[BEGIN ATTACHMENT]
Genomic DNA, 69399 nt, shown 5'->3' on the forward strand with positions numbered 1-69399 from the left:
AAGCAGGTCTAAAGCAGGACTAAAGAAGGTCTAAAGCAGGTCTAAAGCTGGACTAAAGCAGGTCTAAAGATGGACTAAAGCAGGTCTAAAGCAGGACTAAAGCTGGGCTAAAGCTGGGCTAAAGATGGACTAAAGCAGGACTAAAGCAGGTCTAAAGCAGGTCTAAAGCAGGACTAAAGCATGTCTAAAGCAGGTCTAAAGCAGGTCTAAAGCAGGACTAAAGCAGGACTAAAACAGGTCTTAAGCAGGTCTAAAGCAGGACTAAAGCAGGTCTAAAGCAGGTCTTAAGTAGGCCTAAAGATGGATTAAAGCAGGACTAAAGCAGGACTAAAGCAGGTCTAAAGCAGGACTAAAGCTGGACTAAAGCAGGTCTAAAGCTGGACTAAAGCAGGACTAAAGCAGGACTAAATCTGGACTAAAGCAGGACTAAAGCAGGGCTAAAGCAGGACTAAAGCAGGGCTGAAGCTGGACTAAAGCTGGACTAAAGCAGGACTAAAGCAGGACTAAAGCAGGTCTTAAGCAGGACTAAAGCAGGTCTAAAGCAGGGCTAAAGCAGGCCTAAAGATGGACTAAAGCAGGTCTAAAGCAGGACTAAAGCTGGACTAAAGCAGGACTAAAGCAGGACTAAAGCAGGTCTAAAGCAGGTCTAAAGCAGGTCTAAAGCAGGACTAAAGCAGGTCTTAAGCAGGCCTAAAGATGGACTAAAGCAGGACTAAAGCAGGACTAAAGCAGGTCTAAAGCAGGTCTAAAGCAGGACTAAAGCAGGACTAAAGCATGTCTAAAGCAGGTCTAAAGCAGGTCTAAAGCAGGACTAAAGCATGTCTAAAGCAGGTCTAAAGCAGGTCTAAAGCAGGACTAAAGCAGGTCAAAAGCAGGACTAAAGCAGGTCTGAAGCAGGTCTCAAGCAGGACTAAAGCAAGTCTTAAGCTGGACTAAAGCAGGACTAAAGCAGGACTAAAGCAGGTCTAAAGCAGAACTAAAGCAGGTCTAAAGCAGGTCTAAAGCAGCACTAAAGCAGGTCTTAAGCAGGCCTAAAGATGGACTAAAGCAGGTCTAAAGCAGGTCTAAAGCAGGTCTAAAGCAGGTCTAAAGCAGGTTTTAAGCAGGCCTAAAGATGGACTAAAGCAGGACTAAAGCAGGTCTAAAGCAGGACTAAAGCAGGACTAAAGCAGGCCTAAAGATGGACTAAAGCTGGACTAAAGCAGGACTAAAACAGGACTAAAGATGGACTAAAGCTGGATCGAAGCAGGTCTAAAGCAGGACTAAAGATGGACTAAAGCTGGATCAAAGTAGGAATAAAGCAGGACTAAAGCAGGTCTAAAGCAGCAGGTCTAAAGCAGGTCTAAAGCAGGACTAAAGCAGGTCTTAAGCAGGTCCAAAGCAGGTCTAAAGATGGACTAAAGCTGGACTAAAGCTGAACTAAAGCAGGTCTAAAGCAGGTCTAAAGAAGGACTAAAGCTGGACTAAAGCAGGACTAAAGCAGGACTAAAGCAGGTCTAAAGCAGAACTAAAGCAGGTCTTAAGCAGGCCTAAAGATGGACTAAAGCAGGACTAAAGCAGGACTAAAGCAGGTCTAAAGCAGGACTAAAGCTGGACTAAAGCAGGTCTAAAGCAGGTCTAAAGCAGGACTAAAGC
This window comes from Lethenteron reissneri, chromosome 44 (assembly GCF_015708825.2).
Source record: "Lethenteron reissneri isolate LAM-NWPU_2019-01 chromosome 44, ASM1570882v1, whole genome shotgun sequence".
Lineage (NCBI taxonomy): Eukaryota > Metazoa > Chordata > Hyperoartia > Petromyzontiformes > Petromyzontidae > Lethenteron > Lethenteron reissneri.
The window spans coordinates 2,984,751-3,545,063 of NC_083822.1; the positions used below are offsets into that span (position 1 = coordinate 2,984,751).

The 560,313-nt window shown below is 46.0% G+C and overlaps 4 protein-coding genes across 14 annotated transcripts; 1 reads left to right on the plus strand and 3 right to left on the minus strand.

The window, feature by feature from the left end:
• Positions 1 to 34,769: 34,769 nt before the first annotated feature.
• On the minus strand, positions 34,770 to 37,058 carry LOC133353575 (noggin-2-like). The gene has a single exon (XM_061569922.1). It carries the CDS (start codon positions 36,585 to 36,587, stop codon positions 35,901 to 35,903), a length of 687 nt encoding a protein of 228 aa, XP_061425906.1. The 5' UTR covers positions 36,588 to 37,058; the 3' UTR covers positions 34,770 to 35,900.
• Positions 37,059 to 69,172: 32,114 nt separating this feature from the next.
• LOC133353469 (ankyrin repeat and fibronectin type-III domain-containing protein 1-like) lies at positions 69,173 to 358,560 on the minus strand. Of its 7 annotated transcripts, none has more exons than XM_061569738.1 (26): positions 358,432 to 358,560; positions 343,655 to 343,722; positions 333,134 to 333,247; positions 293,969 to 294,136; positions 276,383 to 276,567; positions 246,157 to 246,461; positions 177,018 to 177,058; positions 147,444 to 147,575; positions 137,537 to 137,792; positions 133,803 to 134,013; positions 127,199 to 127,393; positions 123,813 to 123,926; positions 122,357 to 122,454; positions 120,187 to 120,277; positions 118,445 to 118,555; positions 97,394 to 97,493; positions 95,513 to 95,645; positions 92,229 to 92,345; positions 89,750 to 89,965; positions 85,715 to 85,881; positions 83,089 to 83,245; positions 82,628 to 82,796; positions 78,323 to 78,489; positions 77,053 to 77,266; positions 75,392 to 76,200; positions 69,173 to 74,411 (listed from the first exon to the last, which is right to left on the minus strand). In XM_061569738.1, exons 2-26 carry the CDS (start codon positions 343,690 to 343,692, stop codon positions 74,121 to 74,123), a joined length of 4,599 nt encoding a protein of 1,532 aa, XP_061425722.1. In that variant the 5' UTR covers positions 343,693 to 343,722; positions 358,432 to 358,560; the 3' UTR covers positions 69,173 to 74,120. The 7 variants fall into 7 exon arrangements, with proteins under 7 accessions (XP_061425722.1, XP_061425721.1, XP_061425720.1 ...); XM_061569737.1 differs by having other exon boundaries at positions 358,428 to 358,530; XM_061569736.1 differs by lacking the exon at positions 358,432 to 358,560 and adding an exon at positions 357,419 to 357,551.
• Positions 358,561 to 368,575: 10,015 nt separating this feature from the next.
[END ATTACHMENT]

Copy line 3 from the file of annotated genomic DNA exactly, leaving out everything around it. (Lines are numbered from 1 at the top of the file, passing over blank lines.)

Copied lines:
This window comes from Lethenteron reissneri, chromosome 44 (assembly GCF_015708825.2).